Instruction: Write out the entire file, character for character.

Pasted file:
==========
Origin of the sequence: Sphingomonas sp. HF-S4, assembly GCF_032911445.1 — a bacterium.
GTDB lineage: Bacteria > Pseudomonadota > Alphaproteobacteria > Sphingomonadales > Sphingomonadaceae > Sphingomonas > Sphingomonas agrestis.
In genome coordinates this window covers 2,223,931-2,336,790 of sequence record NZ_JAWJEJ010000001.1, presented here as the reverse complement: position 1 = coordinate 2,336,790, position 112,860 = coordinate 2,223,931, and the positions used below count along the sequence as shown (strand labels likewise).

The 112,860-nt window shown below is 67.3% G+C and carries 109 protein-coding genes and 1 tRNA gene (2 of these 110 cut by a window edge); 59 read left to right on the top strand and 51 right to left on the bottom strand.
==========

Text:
Origin of the sequence: Sphingomonas sp. HF-S4, assembly GCF_032911445.1 — a bacterium.
GTDB lineage: Bacteria > Pseudomonadota > Alphaproteobacteria > Sphingomonadales > Sphingomonadaceae > Sphingomonas > Sphingomonas agrestis.
In genome coordinates this window covers 2,223,931-2,336,790 of sequence record NZ_JAWJEJ010000001.1, presented here as the reverse complement: position 1 = coordinate 2,336,790, position 112,860 = coordinate 2,223,931, and the positions used below count along the sequence as shown (strand labels likewise).

The 112,860-nt window shown below is 67.3% G+C and carries 109 protein-coding genes and 1 tRNA gene (2 of these 110 cut by a window edge); 59 read left to right on the top strand and 51 right to left on the bottom strand.